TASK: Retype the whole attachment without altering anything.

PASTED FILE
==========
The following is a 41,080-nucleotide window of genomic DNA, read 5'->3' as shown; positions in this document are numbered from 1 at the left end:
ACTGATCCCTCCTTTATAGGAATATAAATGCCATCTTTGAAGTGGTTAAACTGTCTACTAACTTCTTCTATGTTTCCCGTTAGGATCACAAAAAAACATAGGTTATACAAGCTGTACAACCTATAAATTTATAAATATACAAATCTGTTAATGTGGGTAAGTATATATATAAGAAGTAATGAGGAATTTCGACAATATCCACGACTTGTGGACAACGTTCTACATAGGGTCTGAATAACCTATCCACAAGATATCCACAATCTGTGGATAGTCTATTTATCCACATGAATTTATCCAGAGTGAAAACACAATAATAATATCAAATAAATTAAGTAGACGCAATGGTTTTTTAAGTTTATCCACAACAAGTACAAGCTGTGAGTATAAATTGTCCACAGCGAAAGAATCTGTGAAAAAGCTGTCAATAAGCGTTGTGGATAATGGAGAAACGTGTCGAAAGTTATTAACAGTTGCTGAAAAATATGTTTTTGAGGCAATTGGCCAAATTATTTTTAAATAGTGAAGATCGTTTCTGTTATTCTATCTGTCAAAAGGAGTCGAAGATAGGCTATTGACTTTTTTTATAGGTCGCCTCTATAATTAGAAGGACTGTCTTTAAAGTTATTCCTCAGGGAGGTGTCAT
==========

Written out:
The following is a 41,080-nucleotide window of genomic DNA, read 5'->3' as shown; positions in this document are numbered from 1 at the left end:
ACTGATCCCTCCTTTATAGGAATATAAATGCCATCTTTGAAGTGGTTAAACTGTCTACTAACTTCTTCTATGTTTCCCGTTAGGATCACAAAAAAACATAGGTTATACAAGCTGTACAACCTATAAATTTATAAATATACAAATCTGTTAATGTGGGTAAGTATATATATAAGAAGTAATGAGGAATTTCGACAATATCCACGACTTGTGGACAACGTTCTACATAGGGTCTGAATAACCTATCCACAAGATATCCACAATCTGTGGATAGTCTATTTATCCACATGAATTTATCCAGAGTGAAAACACAATAATAATATCAAATAAATTAAGTAGACGCAATGGTTTTTTAAGTTTATCCACAACAAGTACAAGCTGTGAGTATAAATTGTCCACAGCGAAAGAATCTGTGAAAAAGCTGTCAATAAGCGTTGTGGATAATGGAGAAACGTGTCGAAAGTTATTAACAGTTGCTGAAAAATATGTTTTTGAGGCAATTGGCCAAATTATTTTTAAATAGTGAAGATCGTTTCTGTTATTCTATCTGTCAAAAGGAGTCGAAGATAGGCTATTGACTTTTTTTATAGGTCGCCTCTATAATTAGAAGGACTGTCTTTAAAGTTATTCCTCAGGGAGGTGTCAT